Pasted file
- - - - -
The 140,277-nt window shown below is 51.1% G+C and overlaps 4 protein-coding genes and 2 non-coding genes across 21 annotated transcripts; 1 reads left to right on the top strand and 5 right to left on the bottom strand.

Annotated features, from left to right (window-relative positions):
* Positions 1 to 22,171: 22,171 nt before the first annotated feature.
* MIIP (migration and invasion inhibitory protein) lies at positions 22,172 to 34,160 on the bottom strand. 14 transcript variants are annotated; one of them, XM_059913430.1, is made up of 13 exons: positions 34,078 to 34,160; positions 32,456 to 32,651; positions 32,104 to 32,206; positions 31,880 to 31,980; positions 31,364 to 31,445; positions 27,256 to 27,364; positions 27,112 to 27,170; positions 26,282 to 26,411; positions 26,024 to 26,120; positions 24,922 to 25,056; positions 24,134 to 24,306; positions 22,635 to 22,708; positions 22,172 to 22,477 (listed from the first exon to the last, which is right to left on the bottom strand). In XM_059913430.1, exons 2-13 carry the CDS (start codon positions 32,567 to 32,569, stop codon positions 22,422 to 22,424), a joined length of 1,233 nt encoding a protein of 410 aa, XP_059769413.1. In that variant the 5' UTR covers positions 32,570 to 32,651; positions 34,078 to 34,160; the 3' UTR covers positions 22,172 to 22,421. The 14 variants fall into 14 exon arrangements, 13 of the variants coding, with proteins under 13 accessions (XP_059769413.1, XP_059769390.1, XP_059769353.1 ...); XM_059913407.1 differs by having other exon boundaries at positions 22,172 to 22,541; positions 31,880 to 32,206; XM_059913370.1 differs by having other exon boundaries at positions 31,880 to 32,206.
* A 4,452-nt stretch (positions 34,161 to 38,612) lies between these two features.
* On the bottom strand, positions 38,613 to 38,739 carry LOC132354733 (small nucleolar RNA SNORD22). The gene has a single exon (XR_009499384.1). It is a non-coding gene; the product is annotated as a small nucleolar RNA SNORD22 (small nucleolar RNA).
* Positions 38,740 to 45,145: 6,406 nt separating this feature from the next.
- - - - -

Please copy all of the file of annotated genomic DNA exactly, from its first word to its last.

The 140,277-nt window shown below is 51.1% G+C and overlaps 4 protein-coding genes and 2 non-coding genes across 21 annotated transcripts; 1 reads left to right on the top strand and 5 right to left on the bottom strand.

Annotated features, from left to right (window-relative positions):
* Positions 1 to 22,171: 22,171 nt before the first annotated feature.
* MIIP (migration and invasion inhibitory protein) lies at positions 22,172 to 34,160 on the bottom strand. 14 transcript variants are annotated; one of them, XM_059913430.1, is made up of 13 exons: positions 34,078 to 34,160; positions 32,456 to 32,651; positions 32,104 to 32,206; positions 31,880 to 31,980; positions 31,364 to 31,445; positions 27,256 to 27,364; positions 27,112 to 27,170; positions 26,282 to 26,411; positions 26,024 to 26,120; positions 24,922 to 25,056; positions 24,134 to 24,306; positions 22,635 to 22,708; positions 22,172 to 22,477 (listed from the first exon to the last, which is right to left on the bottom strand). In XM_059913430.1, exons 2-13 carry the CDS (start codon positions 32,567 to 32,569, stop codon positions 22,422 to 22,424), a joined length of 1,233 nt encoding a protein of 410 aa, XP_059769413.1. In that variant the 5' UTR covers positions 32,570 to 32,651; positions 34,078 to 34,160; the 3' UTR covers positions 22,172 to 22,421. The 14 variants fall into 14 exon arrangements, 13 of the variants coding, with proteins under 13 accessions (XP_059769413.1, XP_059769390.1, XP_059769353.1 ...); XM_059913407.1 differs by having other exon boundaries at positions 22,172 to 22,541; positions 31,880 to 32,206; XM_059913370.1 differs by having other exon boundaries at positions 31,880 to 32,206.
* A 4,452-nt stretch (positions 34,161 to 38,612) lies between these two features.
* On the bottom strand, positions 38,613 to 38,739 carry LOC132354733 (small nucleolar RNA SNORD22). The gene has a single exon (XR_009499384.1). It is a non-coding gene; the product is annotated as a small nucleolar RNA SNORD22 (small nucleolar RNA).
* Positions 38,740 to 45,145: 6,406 nt separating this feature from the next.